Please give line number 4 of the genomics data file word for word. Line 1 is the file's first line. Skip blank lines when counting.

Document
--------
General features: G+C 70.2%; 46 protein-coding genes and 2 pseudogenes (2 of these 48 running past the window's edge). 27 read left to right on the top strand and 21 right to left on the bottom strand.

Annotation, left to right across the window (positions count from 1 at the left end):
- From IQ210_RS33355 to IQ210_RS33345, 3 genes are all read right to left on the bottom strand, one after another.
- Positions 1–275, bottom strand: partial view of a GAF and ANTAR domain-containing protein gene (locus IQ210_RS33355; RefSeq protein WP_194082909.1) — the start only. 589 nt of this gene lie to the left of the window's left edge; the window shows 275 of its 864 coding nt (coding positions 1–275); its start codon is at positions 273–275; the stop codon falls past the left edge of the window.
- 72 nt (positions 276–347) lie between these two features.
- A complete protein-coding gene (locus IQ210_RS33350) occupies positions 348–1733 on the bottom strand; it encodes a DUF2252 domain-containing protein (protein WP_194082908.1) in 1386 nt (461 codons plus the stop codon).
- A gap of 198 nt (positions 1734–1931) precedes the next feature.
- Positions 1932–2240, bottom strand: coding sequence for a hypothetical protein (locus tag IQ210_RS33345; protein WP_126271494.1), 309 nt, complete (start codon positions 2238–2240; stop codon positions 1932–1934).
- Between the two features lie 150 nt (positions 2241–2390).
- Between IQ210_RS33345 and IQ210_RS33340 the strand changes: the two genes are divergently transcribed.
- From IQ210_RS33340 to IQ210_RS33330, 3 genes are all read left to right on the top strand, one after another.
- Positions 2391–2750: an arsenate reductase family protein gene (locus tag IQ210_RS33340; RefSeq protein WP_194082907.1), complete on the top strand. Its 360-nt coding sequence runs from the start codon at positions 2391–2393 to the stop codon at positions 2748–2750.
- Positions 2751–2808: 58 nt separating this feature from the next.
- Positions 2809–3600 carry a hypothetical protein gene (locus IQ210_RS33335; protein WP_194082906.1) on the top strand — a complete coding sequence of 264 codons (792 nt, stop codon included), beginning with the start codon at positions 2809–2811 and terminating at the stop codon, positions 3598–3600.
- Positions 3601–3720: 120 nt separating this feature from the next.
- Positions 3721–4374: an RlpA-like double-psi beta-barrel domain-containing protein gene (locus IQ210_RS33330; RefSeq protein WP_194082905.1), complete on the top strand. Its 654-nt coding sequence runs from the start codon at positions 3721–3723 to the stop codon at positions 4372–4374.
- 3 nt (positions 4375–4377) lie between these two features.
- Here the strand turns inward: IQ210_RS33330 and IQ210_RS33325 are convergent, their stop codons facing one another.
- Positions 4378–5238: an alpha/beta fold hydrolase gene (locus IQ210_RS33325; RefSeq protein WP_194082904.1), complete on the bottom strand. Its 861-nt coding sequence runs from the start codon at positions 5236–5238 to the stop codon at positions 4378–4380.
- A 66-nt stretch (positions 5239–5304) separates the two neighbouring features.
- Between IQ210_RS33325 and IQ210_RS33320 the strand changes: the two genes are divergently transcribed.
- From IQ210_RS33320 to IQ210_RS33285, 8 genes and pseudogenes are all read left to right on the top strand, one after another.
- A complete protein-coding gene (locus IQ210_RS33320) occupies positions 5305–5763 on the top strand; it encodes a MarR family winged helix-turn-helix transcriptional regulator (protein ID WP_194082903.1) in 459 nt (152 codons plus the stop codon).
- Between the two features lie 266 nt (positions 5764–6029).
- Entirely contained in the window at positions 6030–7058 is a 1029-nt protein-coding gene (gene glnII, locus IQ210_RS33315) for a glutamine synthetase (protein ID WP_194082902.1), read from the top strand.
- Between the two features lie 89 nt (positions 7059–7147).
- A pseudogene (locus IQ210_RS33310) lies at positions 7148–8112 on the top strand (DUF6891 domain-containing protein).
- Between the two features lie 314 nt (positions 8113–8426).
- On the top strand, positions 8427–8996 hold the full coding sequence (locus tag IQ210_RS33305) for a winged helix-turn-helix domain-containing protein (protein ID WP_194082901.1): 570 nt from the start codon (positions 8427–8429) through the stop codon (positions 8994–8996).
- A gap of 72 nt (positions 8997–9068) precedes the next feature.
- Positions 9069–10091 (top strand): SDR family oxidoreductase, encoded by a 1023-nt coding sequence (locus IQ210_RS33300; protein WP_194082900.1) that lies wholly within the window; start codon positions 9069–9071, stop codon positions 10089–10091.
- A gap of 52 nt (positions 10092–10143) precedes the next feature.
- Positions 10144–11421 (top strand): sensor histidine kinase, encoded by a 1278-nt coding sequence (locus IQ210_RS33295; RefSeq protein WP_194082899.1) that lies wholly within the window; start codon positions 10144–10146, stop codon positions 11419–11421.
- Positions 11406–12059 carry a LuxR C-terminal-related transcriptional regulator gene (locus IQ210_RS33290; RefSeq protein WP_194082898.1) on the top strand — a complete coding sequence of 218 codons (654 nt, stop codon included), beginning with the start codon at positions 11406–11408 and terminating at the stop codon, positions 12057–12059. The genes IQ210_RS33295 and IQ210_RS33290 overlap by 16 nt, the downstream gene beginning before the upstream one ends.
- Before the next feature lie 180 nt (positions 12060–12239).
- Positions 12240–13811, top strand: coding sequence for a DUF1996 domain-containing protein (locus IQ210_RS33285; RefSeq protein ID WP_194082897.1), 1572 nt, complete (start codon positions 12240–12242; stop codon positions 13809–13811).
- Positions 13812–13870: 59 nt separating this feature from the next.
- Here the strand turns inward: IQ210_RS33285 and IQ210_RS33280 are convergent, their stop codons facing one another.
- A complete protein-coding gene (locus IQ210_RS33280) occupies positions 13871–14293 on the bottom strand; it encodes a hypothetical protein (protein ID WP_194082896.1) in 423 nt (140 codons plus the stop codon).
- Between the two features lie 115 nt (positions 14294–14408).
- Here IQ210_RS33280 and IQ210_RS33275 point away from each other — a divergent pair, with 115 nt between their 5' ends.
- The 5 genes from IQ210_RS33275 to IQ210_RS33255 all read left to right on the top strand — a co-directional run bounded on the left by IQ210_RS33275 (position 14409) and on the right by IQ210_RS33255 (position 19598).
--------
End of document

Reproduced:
- Positions 1–275, bottom strand: partial view of a GAF and ANTAR domain-containing protein gene (locus IQ210_RS33355; RefSeq protein WP_194082909.1) — the start only. 589 nt of this gene lie to the left of the window's left edge; the window shows 275 of its 864 coding nt (coding positions 1–275); its start codon is at positions 273–275; the stop codon falls past the left edge of the window.